Do any of you remember the Sesame Street TV show and the song People in Your Neighborhood? Perhaps I’m dating myself.
The lyrics of the song started with:
“Oh, who are the people in your neighborhood?… and concluded with…The people that you meet each day.”
Bob McGrath, one of the few human actors on the show among the many puppet characters, sang the song with one of the puppets and then they would identify the different people that helped make their Sesame Street neighborhood. Various puppets appeared representing the postman, firefighter, grocery store owner, barber, and doctor, etc.
Many times I am asked how to get senior leaders involved with recognizing and appreciating their employees. Or how to engage them in accessing their online recognition programs to acknowledge or nominate staff.
Sometimes I feel if the leaders don’t “get it” about the importance of recognizing employees, maybe those who manage recognition at the organization should let the natural consequences take their course.
The real recognition leaders in your organization are most often the people that you meet each day in your “neighborhood” at work.
Two magazines arrived on my desk within weeks of one another and both highlighted “feedback” on their cover articles. Then I received an email inviting me to attend an online presentation about moving from feedback to action. Looks like the topic of feedback was on my radar.
Some of us have a hard time giving feedback and even receiving feedback.
“Can I give you some feedback?”
Do you cringe at that question? Or do you look forward to discussions following that question? You and I can react so differently depending on the source of the feedback, your current work and life status, and what exactly you are being critiqued about.
You’ll hear a comment from a leader questioning the import of your wanting to create a recognition strategy. Another leader glosses over the latest engagement survey results and states that 56% percent on the recognition questions is good, isn’t it? These are all real scenarios.
Now I am well aware this does not describe all leaders. But there are enough to cause concern.
A few of them don’t understand why some employees are complaining about a lack of recognition. They think they pay their employees well and they have good jobs. What more can they want?
Sounds like it’s time to let your leaders know what it feels like to be unrecognized.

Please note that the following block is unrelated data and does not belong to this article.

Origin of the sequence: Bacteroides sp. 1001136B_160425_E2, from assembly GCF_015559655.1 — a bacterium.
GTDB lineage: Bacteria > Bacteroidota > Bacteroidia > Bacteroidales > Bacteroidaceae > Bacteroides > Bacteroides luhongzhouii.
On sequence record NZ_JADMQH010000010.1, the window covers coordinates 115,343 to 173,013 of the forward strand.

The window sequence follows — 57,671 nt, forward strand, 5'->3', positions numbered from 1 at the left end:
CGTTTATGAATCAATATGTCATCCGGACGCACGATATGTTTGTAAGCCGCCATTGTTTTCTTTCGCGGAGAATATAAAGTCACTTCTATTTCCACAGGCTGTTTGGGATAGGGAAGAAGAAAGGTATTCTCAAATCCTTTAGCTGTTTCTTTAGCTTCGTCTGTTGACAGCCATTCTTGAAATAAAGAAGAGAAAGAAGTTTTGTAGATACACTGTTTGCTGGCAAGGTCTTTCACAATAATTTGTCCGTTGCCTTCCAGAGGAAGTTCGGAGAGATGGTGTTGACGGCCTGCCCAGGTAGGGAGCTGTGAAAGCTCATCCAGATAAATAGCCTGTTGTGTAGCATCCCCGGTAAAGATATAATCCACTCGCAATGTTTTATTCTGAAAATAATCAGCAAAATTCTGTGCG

It takes a certain person to rise up the ranks and become a senior leader in an organization. Some have exceptional interpersonal skills and enjoy being with people and are good at interacting with others. There are others who became leaders because of their exceptional skills or expertise in various administrative and professional areas.
However, giving meaningful and effective recognition is a competency skill all leaders should develop even if they don’t see recognition as important. A Quantum Workplace study on 7 Employee Engagement Strategies found only 11.8% of organizational representatives put employee recognition as a top people priority.
Your role as a leader of recognition is to create better leadership awareness of the importance of employee recognition. Help your leaders know how to deal with the reality that happens when employees do not feel recognized. (more…)
It was Alexander Pope who penned the phrase, “to err is human; to forgive, divine.” But it can be very hard on employees when a senior leader or manager botches up their personal recognition experience.
You’re often left to pick up the pieces, make amends, placate upset employees, or otherwise fix the recognition mistake that the leader made. You can’t always correct a leader right away.
What can you as a recognition manager or practitioner do to prevent any further recognition mess-ups? (more…)
Senior leaders are a powerful force for driving recognition giving across the organization. Their attitudes and, hopefully, exemplary practices, become a beacon and benchmark for others to follow–whether good or bad.